On May 20th, 2013, Yahoo’s flickr launched a new User Interface. I was surprised by the unannounced changes, as were the vast majority of my flickr contacts.
For the past week I’ve spent all the time I could spare reading the posts in the Help Forum, every single article and comment I could find online about the new flickr, and talking to my flickr friends, from numerous countries, regarding the changes. Opinions expressed on the articles are divided. However, the overwhelming majority of comments I’ve read from flickr members are against the changes. Most flickr users I’ve talked to don’t like the changes. They don’t think that the new User Interface is an improvement in functionality and aesthetics. I must agree with them. Some, fed up with flickr, have even deleted their accounts with hundreds and even thousands of photos uploaded, tagged and organized in sets and collections through the years. A daunting and time consuming amount of work. It’s no secret that we all have a tendency to reject change, particularly, and rightly so, when it doesn’t work for us.
During my perusal online and through flickr, I noticed that throughout the past week photographer Thomas Hawk has become ubiquitous: he keeps appearing anywhere and everywhere where there’s a discussion about the new flickr, only to praise and defend the changes with unquenched zeal, and in almost every occasion I read his posts or comments, he is attempting to vilify the multitudes that are voicing their dissatisfaction, disappointment and frustration with the overreaching changes, not only to the User Interface, but also to flickr’s core business model and strategy.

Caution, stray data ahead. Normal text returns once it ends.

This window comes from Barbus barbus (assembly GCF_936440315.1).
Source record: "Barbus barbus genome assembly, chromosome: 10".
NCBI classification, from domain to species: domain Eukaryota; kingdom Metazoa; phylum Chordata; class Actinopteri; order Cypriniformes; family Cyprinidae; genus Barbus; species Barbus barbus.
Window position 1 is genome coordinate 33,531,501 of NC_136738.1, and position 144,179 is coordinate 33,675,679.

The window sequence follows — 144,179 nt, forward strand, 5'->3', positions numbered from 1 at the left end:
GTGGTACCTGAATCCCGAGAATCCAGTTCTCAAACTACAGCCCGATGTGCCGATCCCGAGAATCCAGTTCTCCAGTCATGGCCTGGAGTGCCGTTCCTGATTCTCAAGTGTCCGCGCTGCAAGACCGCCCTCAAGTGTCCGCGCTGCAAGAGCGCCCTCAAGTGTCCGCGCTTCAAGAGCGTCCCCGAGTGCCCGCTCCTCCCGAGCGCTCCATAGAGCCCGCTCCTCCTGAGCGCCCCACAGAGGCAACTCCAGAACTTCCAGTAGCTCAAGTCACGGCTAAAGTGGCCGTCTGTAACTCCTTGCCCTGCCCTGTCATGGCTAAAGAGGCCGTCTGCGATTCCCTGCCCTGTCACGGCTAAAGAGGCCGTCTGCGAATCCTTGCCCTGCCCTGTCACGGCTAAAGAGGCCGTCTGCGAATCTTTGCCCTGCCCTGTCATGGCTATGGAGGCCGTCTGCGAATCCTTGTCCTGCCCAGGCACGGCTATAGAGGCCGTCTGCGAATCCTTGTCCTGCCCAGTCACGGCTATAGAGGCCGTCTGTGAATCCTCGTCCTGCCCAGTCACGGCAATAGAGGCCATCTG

Evidently, there’s nothing wrong with civil discourse to get one’s point across and defend what is considered right. What makes me suspicious is the vehemence in defending, all over the web, the business decisions of a company he doesn’t work for, the same one that in the past has even, in his own words, blacklisted him from Explore, and excluded him from the Help Forum. I will give him the benefit of the doubt hoping that this is not simply a self-serving tactic, or a self-promoting scheme. I don’t want to lose respect for the photographer I have as a contact, whose photos I frequently admire and fave. That being said, in all honesty, Thomas Hawk is mistaken when he affirms that “much of the criticism is being rallied by a small group of vicious haters in the help forum who shout down and attack anyone who expresses a positive opinion of the changes.” On the contrary, I have found that most of the criticism is coming from serious and decent flickr members (I know many of them) who not only have the right to dissent but also consider it a responsibility to voice their opinions when they aren’t happy with changes or with anything else about flickr they consider negative, unpleasant, offensive or impractical.
There are two basic aspects in any discussion about the recent frickr changes; one is practical, the other aesthetic.
Currently there’s no reason to pay for a flickr account when you can have the same features and advantages of a Pro account with a free one (except for stats and the absence of ads). New users will sign up with a free account. Having stats available and ads removed from their pages is not sufficient incentive to pay $50 annually for an account. Veteran Pro users, like me, will most likely cancel their paid accounts or not renew them when they expire, particularly when you don’t upload high res images and the need for more space is not an issue. (Anyway, I do not trust any image hosting site with my high res images. In my opinion, it’s really astonishing that any serious photographer does, even though it’s none of my business what anyone does with his images.) With the new design, even the Pro symbol is gone! Now it’s practically impossible to tell who has a paid account and who doesn’t. Of course, the ads on your photostream (more aptly, photo collision) will give you away!